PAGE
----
a little over a hundred years ago babies were just dying...then they discovered hygiene and not as many babies died. Then, as most things do when it hits mass public, it just went nuts...mothers were told not to touch their babies...NOT SLEEP WITH THEIR BABIES IN THE SAME BED...not pick them up when they cried...culturally we were in a place of nurture to dominate nature. Also keep in mind the social class implications of differentiating from immigrants...doctors that were the product of this zeitgiest, John Watson (freak...funny story) decided no one should touch babies ever as it would lead to emotionally dependent adults (now we know why so many men of the 50's were so cold!). This was also when circumcision took off as a clean thing to do (to prevent masturbation) and this is also when formula took off (as breastfeeding is a disgusting thing that clearly won't benefit a baby as well as a scientific formula will). (actually if you look at cookbook's and women's / wives handbooks for the time you will see this in almost every aspect). Many women embraced this as a way to gain independence and to eradicate disagreeable aspects of culture...like beatings and alcoholism. But babies were still dying...sick babies in hospitals that had a chance to make it...just didn't. For some reason...the cute ones had a better chance of survival...then a doctor (whose name escapes me but I should totally know...barlow?) realized the nurses (women) were sneaking in and holding babies and mother's were sneaking in and breastfeeding and caressing babies. But it wasn't until Harry Harlow came around and tortured baby monkeys for about a good 10 years that we realized that touching babies is important.
The reality is that it is taking generations to undo all of this. It gets better with each decade. Lactation consultants are commonplace (unheard of in 1950 when women were discouraged from breastfeeding), we now carry our babies more...attachment parenting isn't a subculture or even trendy but rather becoming commonplace (as seen by the large market of baby carriers available). So too will bedsharing come around...is coming. (more people are admitting that they cosleep, which is key) The APA does currently endorse having the baby sleep in the same room and toddlers are okay to sleep in the bed. As time goes on, they too will come around. (just look how they have come along on breastfeeding!)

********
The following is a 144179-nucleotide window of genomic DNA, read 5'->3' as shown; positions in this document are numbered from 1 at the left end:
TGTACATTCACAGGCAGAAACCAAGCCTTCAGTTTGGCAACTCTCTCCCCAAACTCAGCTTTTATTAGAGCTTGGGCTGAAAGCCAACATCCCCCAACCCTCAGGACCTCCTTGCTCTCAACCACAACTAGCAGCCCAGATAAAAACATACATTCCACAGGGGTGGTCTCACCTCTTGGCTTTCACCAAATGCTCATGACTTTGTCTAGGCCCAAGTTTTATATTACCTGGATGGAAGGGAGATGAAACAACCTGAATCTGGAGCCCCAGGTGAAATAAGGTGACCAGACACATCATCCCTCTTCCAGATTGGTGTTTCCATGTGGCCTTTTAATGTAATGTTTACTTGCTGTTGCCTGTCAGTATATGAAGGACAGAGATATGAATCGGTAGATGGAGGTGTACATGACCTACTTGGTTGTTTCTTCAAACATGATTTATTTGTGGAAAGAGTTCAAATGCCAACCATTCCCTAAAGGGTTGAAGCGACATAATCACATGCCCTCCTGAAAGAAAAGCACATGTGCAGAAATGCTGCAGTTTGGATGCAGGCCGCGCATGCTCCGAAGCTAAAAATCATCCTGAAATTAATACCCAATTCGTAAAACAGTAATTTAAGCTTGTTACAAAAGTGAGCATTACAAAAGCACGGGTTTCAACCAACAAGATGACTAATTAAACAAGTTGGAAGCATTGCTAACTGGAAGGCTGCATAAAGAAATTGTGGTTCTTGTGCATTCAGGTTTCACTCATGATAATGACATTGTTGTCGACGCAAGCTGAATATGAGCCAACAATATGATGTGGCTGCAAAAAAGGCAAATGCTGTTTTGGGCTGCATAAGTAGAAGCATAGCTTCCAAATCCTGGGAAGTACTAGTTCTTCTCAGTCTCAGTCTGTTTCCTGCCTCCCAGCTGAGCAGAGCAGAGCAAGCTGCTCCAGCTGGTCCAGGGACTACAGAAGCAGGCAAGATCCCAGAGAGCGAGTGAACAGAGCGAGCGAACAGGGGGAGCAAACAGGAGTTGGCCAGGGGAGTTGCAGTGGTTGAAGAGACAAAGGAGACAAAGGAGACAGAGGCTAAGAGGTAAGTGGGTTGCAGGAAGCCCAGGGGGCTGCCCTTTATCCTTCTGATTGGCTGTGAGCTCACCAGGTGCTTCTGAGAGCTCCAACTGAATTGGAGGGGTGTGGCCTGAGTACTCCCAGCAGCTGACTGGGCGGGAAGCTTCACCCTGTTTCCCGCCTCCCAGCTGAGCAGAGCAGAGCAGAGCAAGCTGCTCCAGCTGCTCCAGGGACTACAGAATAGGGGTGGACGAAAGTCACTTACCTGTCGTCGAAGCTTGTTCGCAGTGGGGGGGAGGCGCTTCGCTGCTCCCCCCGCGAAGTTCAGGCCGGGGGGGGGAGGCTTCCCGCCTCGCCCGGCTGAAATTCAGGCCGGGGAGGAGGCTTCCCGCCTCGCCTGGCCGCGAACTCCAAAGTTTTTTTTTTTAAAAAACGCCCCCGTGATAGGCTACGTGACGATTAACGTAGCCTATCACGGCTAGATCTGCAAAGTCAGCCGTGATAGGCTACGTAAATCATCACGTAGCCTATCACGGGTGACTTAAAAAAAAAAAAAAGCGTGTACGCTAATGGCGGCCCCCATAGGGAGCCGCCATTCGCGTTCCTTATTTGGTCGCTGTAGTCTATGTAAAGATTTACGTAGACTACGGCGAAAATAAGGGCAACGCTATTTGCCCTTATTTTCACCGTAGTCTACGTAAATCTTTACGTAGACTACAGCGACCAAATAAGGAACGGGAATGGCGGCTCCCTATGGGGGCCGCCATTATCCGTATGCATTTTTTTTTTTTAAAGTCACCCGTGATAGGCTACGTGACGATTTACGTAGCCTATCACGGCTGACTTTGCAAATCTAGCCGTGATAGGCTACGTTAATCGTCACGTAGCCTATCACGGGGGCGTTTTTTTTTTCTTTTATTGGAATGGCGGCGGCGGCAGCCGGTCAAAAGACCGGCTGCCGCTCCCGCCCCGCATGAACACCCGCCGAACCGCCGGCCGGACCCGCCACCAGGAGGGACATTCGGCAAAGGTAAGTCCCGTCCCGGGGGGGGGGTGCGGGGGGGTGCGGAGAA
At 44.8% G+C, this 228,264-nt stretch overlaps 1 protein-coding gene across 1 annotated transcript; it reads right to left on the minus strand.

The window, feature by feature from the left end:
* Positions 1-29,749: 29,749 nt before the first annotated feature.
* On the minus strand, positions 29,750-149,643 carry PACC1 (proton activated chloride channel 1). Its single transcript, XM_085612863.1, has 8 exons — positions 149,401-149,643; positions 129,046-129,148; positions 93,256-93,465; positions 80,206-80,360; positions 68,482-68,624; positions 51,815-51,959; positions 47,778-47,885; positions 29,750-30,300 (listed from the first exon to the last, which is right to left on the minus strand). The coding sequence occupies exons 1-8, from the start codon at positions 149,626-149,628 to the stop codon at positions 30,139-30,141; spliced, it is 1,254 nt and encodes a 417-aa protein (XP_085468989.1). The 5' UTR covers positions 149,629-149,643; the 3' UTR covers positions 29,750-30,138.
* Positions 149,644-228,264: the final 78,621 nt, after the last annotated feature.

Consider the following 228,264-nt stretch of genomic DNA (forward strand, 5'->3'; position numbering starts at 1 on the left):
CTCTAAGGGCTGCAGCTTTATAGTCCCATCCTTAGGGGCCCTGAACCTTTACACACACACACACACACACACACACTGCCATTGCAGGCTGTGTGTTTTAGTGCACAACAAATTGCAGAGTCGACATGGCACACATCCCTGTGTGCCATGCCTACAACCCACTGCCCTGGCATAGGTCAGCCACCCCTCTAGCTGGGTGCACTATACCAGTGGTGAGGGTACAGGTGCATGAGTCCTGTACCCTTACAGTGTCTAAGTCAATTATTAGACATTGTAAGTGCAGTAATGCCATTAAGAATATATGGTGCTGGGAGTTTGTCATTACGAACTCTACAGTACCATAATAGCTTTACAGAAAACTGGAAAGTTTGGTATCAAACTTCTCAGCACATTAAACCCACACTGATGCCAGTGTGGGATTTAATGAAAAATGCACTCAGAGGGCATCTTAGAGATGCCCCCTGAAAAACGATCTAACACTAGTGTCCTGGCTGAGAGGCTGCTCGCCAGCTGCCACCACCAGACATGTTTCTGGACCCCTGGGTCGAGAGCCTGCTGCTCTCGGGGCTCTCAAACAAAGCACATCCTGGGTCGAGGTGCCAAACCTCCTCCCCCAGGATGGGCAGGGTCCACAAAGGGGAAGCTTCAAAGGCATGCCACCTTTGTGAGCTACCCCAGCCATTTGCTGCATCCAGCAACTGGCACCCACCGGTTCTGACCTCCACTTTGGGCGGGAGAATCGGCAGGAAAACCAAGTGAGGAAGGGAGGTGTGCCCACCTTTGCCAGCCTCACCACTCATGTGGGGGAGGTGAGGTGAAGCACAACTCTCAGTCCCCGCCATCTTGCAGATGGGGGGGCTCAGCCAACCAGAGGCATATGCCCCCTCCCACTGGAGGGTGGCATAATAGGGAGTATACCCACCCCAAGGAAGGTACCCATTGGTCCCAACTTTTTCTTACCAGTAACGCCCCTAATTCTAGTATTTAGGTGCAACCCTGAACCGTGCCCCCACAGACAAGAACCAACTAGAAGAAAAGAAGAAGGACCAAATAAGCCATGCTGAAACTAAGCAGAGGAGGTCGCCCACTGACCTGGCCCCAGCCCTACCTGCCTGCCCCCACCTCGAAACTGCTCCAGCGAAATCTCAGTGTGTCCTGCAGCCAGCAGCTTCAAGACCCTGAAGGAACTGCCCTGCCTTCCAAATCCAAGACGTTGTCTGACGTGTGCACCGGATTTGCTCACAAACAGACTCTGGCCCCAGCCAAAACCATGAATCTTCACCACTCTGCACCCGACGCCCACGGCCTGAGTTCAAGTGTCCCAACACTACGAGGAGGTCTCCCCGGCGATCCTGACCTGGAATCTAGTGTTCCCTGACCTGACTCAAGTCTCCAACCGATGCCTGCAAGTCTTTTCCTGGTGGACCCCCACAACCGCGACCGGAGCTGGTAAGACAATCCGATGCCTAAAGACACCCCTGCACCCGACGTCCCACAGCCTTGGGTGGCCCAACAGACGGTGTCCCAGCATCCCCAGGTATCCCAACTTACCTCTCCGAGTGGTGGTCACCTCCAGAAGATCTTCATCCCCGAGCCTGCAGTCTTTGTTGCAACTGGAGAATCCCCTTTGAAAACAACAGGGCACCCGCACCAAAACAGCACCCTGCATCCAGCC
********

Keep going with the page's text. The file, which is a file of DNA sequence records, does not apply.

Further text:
I would take the time to remind your mother how she was raised compared to how she decided to raise you and thus the same shift is evident (only more so because of the glory of this here interweb). point out breastfeeding and weaning, when babies are starting solid food, what educational toys are available, parenting resources, circumcision (they take off FAR less foreskin now...mostly just for show), and car seats. Our zeitgiest isn't moving in a direction that makes it difficult for our babies to survive and thrive but rather making many decisions and rearing choices that define our lifestyle choices and does in fact respect the baby as a person with rights and needs. There are MANY ways to raise a healthy baby. We as a generation are making these choices based on who we are, who our babies are, and what our lives look like...not just what some doctor tells us to do.
With that said, for me it's a lifestyle choice that just seems natural and right for us. Like everything it is a risk/benefit ratio. Bedsharing is more benefit then risk. The very idea of having my baby sleep in another room seems very off to me. I know and respect people who do...I just don't think I could sleep. We all sleep so well at night. When sick the cold runs quickly through the house (which is important and less inconvenient then having a cold take a month and a half to two months to get rid of) and I really do believe my children are more confident and fight less because of it. My husband also knows the sublties of what happens (when they are tired, when teething, sick, restless) which makes him a more confident father even though he only spends a fraction of the time that I do with our kids.
I'm so sorry this is so long...
Power to the babies
One of the unfortunate things about deaths attributed to cosleeping is that they don't differentiate between an intoxicated person who fell asleep with their baby on a water bed with the baby face down and a concious cosleeper who has thought about their decision, is not intoxicated, doesn't smoke, is on a firm mattress, etc. If you want a good analysis of what data is available on cosleeping, there is an excellent book by Dr. McKenna called something like Sleeping With Your Baby: A Parent's Guide. He also has an excellent website http://nd.edu/~jmckenn1/lab/faq.html which if you sift through it has a lot of the same data, but for free... it might give you what you need to argue with your mother but, more importantly, to put your own mind at ease.